An Essay Towards A Topographical History of the County of Norfolk: Volume 8. Originally published by W Miller, London, 1808.
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Roger Bigot, ancestor to the Earls of Norfolk, had, at the survey, two borderers, who held of him half a carucate of land, which was valued under the said Roger's manor of Suffield; and Torstin, son of Wido, held under Roger, what 3 freemen held in King Edward's reign, under Almarus Alwold and Anspatus: viz one carucate and an half of meadow, with 4 villains and 4 bordarers; and 2 carucates of the tenants, valued at 25s. but at the survey at 36s. per ann. (fn. 1)
Stephen de Antingham, and Nicholas, his son, occur sans date. (fn. 2) Nicholas, son of Walter, released to Roger de Antingham, all his right in a carucate of land here, and in Walsham, which was Bartholomew de Antingham's in the 3d of Henry III.
In the 16th of Edward I. Bartholomew de Antingham died lord, and of Herburgh, some place near this town, and Roger was his son and heir, aged 4 years; held of the abbot of St. Bennet of Holme, (as then said,) by the service of 12s. 4d. per ann.; and in the 9th of Edward II. Roger de Antingham was lord; in the 15th of that King, he had free warren here and in Bradfield, and was the King's valet. Selden observes that valet was anciently with us (as in France,) a name specially denoting young gentlemen of great descent and quality. (fn. 3) By Amitia, his wife, he was father of Bartholomew de Antingham, and in the 39th of Edward III. Bartholomew de Antingham was lord.
After this it was in the Wichinghams, of Wichingham Magna; (fn. 4) Nicholas Wichingham, Esq. and Joan, his 2d wife, held their first court here in the 4 of Henry V. Joan, his widow, and Edmund her son and heir, held in the 28 of Henry VI. (fn. 5) and in the 2d of Edward IV. it was settled on the said Edmund, and Alice, his wife, daughter and heir of Sir John Fastolf, for life; on a division of his estate, it was the part or share of Joan, (one of his 4 daughters and coheirs,) married to Robert Longstruther, Esq. who dying without issue, she remarried Robert Bois, Esq. 2d son of Sir Roger Bois of Honing, and held her first court in the 14 of the said King, then widow of Robert Bois, by whom she had a daughter, Catherine, married to Edmund Jenney, of Knattshall in Suffolk, knight, who held his first court in the first of Richard III. and was father of William Jenney, Esq. who married, first Etheldreda, or Dorothy, daughter of Robert Clere of Ormesby, Esq. and held a court in the 11th of Henry VII. and another in the 20 of that King, with Elizabeth, his 2d wife, daughter of— Briton of London, Esq. by whom he had Francis, his son, who in the 6th of Edward VI. made a lease of this manor for years (after the decease of his mother, Elizabeth, wife of Sir Thomas Nevill) to Thomas Hunt, who assigned it to Thomas Gryme, Gent. Francis married Margaret, daughter of Sir Robert Peyton of Isleham in Cambridgeshire; and in the 12th of Elizabeth, sold all his right to Gryme.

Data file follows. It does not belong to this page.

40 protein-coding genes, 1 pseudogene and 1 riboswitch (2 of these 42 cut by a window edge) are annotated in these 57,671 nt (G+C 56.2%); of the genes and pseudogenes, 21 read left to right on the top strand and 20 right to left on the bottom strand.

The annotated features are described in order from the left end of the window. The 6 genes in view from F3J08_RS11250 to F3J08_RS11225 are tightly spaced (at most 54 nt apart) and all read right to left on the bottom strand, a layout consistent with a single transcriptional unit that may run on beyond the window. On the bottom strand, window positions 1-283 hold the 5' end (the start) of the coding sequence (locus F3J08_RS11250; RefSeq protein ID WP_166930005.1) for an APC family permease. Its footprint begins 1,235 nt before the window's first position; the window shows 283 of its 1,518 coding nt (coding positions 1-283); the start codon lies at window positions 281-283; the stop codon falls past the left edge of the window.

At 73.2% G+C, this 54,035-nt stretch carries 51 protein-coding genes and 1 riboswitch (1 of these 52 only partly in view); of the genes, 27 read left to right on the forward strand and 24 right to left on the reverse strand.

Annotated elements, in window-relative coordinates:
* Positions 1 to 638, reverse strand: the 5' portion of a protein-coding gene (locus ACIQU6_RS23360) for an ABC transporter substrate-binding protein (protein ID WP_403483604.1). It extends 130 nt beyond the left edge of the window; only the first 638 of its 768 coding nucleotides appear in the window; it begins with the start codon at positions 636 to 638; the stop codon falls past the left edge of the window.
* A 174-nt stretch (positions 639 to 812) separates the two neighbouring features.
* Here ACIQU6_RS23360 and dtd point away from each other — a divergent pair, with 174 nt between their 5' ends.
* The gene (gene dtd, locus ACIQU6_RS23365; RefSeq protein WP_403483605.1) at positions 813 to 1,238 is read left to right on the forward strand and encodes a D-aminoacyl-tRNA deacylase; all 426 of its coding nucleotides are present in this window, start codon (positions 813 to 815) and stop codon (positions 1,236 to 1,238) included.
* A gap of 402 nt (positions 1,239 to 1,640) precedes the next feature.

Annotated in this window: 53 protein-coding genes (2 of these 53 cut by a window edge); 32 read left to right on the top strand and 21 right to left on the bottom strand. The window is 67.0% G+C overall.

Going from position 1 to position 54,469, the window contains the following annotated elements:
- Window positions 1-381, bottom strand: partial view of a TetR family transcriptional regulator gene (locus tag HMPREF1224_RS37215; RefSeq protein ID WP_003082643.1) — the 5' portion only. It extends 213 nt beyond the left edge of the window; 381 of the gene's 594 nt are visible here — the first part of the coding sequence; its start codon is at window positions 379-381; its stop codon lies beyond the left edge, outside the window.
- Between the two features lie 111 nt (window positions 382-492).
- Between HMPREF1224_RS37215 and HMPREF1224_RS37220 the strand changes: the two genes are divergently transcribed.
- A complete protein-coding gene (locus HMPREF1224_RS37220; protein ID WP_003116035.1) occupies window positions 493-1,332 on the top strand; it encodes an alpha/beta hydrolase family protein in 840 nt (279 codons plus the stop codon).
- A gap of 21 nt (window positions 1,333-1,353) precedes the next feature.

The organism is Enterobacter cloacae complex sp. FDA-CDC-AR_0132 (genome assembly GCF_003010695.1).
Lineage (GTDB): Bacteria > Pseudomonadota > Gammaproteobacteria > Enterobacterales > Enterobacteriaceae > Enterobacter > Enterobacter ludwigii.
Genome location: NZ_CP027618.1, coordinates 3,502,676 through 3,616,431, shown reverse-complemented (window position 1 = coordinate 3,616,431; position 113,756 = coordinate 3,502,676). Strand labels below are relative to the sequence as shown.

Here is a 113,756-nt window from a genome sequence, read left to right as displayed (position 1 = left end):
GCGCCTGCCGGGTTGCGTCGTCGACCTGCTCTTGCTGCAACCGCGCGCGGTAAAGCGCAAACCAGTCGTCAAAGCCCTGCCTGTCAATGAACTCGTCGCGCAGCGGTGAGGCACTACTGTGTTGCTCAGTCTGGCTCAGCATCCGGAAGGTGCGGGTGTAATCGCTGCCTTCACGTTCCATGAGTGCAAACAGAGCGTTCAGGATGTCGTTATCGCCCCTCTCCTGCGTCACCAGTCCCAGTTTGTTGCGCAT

Thomas Gryme married Amphillis, daughter of Robert Themilthorp of Folsham, Esq. Amphillis, his widow, held it in the 35th of the said Queen; and afterwards married John Kemp, 2d son of Sir Robert Kemp, of Gissing in Norfolk; they settled it on Robert Kemp of Gissing, Esq. who was lord in the 8 of James I. and in 1700, Sir Robert Kemp, Knt. was lord; and William Kemp, Esq. 2d son of Sir Robert, in 1705.
Antingham bore sable, a bend, argent. Bois, argent, two bars and a canton, gules, a bend over all, sable. Jenny, ermin, a bend, gules, between two bendlets, or. Briton, azure, two chevrons and as many mullets in chief, or. Kemp, gules, three garbs in a bordure engrailed, or.
To this lordship belonged the church of St. Mary, in this town, which was a rectory, anciently valued at 5 marks. In Henry the Third's time there were two medieties, but in the reign of Edward I. it appears to be divided into 4 parts or portions.
In the 3d year of Henry III. Reginald, abbot of St. Bennet's de Hulmo, conveyed to Roger de Antingham the moiety of the advowson of this church, and Roger paid to him 40s. sterling on this account; and William le Ruse died rector in the 37th of that King.